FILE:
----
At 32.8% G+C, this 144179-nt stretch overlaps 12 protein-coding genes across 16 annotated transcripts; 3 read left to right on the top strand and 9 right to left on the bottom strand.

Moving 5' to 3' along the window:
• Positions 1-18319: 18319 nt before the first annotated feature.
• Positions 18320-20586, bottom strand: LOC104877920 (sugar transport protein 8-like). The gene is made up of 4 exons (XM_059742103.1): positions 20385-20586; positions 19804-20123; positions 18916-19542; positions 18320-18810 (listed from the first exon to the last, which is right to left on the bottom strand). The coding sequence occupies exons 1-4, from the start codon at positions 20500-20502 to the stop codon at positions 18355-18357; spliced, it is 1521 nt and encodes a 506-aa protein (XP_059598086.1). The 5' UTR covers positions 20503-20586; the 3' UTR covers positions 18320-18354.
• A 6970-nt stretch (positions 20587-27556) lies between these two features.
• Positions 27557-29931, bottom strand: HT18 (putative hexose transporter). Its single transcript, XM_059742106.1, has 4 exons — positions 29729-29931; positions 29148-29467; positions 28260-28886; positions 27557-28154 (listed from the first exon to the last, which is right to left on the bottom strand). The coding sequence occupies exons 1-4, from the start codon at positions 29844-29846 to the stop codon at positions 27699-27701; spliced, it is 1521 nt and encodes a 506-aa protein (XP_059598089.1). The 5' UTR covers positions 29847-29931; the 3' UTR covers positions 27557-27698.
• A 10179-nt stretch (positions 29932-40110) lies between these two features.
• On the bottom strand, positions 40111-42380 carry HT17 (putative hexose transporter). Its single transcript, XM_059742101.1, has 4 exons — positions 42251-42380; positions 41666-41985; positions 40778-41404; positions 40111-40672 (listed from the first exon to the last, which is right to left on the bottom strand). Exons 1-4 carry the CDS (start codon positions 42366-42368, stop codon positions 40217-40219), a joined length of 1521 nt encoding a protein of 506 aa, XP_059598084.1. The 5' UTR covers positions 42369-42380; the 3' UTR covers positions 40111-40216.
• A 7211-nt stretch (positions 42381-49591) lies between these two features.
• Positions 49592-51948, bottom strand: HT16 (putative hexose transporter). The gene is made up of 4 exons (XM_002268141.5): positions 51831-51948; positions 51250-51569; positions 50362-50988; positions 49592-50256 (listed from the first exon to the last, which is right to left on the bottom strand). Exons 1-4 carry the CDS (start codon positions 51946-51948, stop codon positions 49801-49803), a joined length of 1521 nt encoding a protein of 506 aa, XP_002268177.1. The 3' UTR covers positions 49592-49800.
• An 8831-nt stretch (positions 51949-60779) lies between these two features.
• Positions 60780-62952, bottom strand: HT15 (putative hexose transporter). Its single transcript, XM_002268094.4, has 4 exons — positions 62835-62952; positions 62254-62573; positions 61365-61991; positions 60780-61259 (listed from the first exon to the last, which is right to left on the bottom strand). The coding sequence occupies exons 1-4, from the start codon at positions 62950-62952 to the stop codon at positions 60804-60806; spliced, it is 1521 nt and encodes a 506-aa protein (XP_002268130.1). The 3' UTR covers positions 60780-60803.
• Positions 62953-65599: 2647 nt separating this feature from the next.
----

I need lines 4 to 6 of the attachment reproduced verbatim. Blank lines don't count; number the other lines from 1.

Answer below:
• Positions 18320-20586, bottom strand: LOC104877920 (sugar transport protein 8-like). The gene is made up of 4 exons (XM_059742103.1): positions 20385-20586; positions 19804-20123; positions 18916-19542; positions 18320-18810 (listed from the first exon to the last, which is right to left on the bottom strand). The coding sequence occupies exons 1-4, from the start codon at positions 20500-20502 to the stop codon at positions 18355-18357; spliced, it is 1521 nt and encodes a 506-aa protein (XP_059598086.1). The 5' UTR covers positions 20503-20586; the 3' UTR covers positions 18320-18354.
• A 6970-nt stretch (positions 20587-27556) lies between these two features.
• Positions 27557-29931, bottom strand: HT18 (putative hexose transporter). Its single transcript, XM_059742106.1, has 4 exons — positions 29729-29931; positions 29148-29467; positions 28260-28886; positions 27557-28154 (listed from the first exon to the last, which is right to left on the bottom strand). The coding sequence occupies exons 1-4, from the start codon at positions 29844-29846 to the stop codon at positions 27699-27701; spliced, it is 1521 nt and encodes a 506-aa protein (XP_059598089.1). The 5' UTR covers positions 29847-29931; the 3' UTR covers positions 27557-27698.